The renowned art historian Ernst Gombrich (1909-2001) argued that to interpret art, there needs to be representation of something in the work of art. But works by artists like Twombly confound this interpretation. In abstract art, interpretation does not demand recognition or resemblance, and may in fact profit from its absence.
In his book Pictures of Nothing (Princeton University Press, 2006), the distinguished art curator and historian Kirk Varnedoe, argued that the absence of resemblance allows a work to embrace a great range of intuitions barely imaginable before the work was done. Using Twombly’s huge painting Untitled (1970) as an example, Varnedoe notes that what looks like chalk on a blackboard is neither chalk nor blackboard but actually oil crayon on a gray ground. Since there is no blackboard, the work forces us to deal with what it is. Why the seemingly mindless scribbling, the endless repetition? Varnedoe’s wife, who is an artist, said of this picture that it is so large and complex that it has its own ‘weather’. We sense that there’s a kind of energy to it, a pulse like that of a cosmic nebula. And we keep reaching for analogies – weather, night sky, impulsiveness – for a vocabularly that in the end describes nothing other than this picture. It is what it is.
Jackson Pollock’s wife, artist Lee Krasner, echoed a similar sentiment about her husband’s famous drip paintings. Asked why Pollock stopped giving his paintings evocative titles, Krasner later explained, “Numbers are neutral. They make people look at a painting for what it is—pure painting.
Helen Frankenthaler’s Tunis from 1978 is a another representative example of the “It is what it is” mystique of abstract art. The landscape work is from the artist’s highly acclaimed period of production in the mid- to late-1970s. The title references the capital of Tunisia in North Africa but the details of the real landscape is “lost” in the fiery reds and sultry maroons punctuated by patches of gold, white and black, as if the artist is revelling in the the emotive power of pure, unadulterated abstraction, harnessing color to create a visual and somatic experience that transcends the boundaries of the canvas.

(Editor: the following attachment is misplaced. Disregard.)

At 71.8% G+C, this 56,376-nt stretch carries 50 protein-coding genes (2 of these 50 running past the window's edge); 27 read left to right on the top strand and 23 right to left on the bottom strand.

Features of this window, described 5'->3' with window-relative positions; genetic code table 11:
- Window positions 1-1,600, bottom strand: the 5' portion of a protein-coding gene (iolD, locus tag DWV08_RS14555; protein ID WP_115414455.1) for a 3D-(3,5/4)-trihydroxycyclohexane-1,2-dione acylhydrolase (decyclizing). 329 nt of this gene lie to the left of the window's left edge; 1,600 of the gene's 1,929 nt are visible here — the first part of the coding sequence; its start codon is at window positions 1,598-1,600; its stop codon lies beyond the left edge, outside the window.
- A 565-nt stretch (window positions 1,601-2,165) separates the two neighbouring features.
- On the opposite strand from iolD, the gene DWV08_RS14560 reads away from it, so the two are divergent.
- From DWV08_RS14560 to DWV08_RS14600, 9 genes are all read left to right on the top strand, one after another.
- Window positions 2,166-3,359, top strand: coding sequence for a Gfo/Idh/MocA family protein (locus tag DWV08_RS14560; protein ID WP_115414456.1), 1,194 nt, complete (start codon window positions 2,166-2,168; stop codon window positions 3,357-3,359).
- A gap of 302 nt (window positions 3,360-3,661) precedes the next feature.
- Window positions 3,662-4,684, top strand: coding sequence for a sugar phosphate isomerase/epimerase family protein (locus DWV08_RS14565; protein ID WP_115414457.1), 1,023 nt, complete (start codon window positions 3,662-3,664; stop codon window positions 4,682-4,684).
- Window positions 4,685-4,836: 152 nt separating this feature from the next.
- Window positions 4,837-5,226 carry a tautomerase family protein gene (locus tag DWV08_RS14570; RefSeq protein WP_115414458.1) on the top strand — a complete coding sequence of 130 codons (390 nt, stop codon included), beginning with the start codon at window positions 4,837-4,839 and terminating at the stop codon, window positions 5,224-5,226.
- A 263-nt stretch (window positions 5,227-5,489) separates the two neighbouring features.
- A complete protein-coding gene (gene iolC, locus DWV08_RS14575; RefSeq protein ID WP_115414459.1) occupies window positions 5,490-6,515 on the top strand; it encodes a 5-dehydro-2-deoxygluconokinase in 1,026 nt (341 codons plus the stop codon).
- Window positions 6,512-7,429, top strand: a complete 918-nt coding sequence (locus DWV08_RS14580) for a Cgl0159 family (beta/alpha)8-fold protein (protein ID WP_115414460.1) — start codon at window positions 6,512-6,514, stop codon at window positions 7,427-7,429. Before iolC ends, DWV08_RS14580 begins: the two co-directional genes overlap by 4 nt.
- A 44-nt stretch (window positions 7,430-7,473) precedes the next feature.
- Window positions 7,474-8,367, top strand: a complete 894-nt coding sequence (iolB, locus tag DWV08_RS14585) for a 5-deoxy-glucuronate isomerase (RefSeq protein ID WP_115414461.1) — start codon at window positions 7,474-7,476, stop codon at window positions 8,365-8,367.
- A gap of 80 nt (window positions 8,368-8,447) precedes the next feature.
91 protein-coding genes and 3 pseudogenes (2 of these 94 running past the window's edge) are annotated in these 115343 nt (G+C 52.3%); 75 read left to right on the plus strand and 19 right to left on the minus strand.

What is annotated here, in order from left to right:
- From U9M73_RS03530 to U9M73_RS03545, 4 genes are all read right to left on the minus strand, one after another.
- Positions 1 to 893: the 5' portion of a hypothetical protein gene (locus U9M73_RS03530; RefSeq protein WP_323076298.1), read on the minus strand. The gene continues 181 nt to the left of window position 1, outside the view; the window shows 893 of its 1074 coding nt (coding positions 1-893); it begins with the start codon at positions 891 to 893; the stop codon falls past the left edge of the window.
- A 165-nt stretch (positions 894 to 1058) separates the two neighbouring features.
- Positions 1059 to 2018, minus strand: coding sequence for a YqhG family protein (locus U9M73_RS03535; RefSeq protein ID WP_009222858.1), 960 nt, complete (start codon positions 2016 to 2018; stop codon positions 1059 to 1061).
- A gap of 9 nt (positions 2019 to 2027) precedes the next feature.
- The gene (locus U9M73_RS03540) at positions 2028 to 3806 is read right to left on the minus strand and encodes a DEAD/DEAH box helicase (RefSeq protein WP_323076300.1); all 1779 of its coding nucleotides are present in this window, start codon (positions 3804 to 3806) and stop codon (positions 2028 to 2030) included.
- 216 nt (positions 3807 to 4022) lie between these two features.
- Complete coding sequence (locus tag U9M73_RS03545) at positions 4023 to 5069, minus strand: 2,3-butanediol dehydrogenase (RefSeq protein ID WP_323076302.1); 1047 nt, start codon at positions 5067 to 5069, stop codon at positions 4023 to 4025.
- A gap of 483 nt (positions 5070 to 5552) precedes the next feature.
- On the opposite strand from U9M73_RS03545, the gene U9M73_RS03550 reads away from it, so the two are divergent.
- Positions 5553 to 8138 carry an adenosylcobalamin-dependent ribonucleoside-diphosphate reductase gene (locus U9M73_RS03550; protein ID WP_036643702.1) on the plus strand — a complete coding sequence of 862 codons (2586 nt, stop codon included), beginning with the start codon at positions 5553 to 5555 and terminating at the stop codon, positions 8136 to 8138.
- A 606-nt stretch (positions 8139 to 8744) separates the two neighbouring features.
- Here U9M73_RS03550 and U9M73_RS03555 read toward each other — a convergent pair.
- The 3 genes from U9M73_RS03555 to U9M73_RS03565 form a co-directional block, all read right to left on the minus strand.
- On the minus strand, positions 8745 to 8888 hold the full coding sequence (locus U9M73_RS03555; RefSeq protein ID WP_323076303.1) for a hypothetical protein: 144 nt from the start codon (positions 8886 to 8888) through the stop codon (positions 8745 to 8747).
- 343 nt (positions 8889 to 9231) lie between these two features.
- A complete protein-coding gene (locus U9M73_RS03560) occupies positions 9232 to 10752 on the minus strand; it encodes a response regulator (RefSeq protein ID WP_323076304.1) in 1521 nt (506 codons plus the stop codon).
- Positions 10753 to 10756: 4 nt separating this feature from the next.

In the end, abstract art is not about representations or even a search for meaning, according to Vernadoe, but rather “a recurrent push for the temporarily meaningless” in the everyday banalities of a man-made world. It is symbolic game. And like all human games: you have to get into it, risk and all, and this takes a certain act of faith. Not the faith that we will know something finally, but a faith in not knowing, a faith in our being confounded and dumbfounded, a faith fertile with vast imagination that is unique to our species.
More Examples of 20th Century Abstract Art